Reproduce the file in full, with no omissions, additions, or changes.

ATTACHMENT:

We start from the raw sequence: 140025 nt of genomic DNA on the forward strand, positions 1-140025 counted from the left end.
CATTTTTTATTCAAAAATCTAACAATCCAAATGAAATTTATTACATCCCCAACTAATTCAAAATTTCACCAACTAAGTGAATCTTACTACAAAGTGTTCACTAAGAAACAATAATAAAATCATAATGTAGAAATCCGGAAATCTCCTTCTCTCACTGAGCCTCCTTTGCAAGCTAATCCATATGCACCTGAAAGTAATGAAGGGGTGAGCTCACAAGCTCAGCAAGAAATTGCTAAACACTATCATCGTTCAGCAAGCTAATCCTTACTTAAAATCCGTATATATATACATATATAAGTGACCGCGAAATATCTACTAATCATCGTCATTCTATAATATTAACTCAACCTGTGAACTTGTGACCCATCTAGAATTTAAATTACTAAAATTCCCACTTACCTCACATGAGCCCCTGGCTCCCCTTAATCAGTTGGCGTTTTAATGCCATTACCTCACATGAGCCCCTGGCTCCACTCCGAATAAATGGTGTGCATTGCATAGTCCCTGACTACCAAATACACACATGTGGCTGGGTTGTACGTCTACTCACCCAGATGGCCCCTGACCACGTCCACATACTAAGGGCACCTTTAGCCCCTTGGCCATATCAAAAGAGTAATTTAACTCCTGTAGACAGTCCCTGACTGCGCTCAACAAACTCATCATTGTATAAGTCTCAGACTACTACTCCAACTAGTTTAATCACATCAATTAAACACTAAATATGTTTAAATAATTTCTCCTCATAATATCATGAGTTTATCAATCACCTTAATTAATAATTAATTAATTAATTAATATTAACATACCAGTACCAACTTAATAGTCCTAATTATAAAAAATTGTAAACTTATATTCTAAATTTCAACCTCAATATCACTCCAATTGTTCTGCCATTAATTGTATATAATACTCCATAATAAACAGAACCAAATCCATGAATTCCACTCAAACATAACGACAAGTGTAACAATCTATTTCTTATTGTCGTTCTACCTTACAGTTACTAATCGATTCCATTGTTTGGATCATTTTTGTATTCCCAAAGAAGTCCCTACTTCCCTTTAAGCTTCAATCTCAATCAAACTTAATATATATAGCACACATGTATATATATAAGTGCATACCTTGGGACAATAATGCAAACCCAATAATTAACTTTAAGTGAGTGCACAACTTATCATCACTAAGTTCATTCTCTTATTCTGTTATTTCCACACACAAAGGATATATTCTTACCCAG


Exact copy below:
We start from the raw sequence: 140025 nt of genomic DNA on the forward strand, positions 1-140025 counted from the left end.
CATTTTTTATTCAAAAATCTAACAATCCAAATGAAATTTATTACATCCCCAACTAATTCAAAATTTCACCAACTAAGTGAATCTTACTACAAAGTGTTCACTAAGAAACAATAATAAAATCATAATGTAGAAATCCGGAAATCTCCTTCTCTCACTGAGCCTCCTTTGCAAGCTAATCCATATGCACCTGAAAGTAATGAAGGGGTGAGCTCACAAGCTCAGCAAGAAATTGCTAAACACTATCATCGTTCAGCAAGCTAATCCTTACTTAAAATCCGTATATATATACATATATAAGTGACCGCGAAATATCTACTAATCATCGTCATTCTATAATATTAACTCAACCTGTGAACTTGTGACCCATCTAGAATTTAAATTACTAAAATTCCCACTTACCTCACATGAGCCCCTGGCTCCCCTTAATCAGTTGGCGTTTTAATGCCATTACCTCACATGAGCCCCTGGCTCCACTCCGAATAAATGGTGTGCATTGCATAGTCCCTGACTACCAAATACACACATGTGGCTGGGTTGTACGTCTACTCACCCAGATGGCCCCTGACCACGTCCACATACTAAGGGCACCTTTAGCCCCTTGGCCATATCAAAAGAGTAATTTAACTCCTGTAGACAGTCCCTGACTGCGCTCAACAAACTCATCATTGTATAAGTCTCAGACTACTACTCCAACTAGTTTAATCACATCAATTAAACACTAAATATGTTTAAATAATTTCTCCTCATAATATCATGAGTTTATCAATCACCTTAATTAATAATTAATTAATTAATTAATATTAACATACCAGTACCAACTTAATAGTCCTAATTATAAAAAATTGTAAACTTATATTCTAAATTTCAACCTCAATATCACTCCAATTGTTCTGCCATTAATTGTATATAATACTCCATAATAAACAGAACCAAATCCATGAATTCCACTCAAACATAACGACAAGTGTAACAATCTATTTCTTATTGTCGTTCTACCTTACAGTTACTAATCGATTCCATTGTTTGGATCATTTTTGTATTCCCAAAGAAGTCCCTACTTCCCTTTAAGCTTCAATCTCAATCAAACTTAATATATATAGCACACATGTATATATATAAGTGCATACCTTGGGACAATAATGCAAACCCAATAATTAACTTTAAGTGAGTGCACAACTTATCATCACTAAGTTCATTCTCTTATTCTGTTATTTCCACACACAAAGGATATATTCTTACCCAG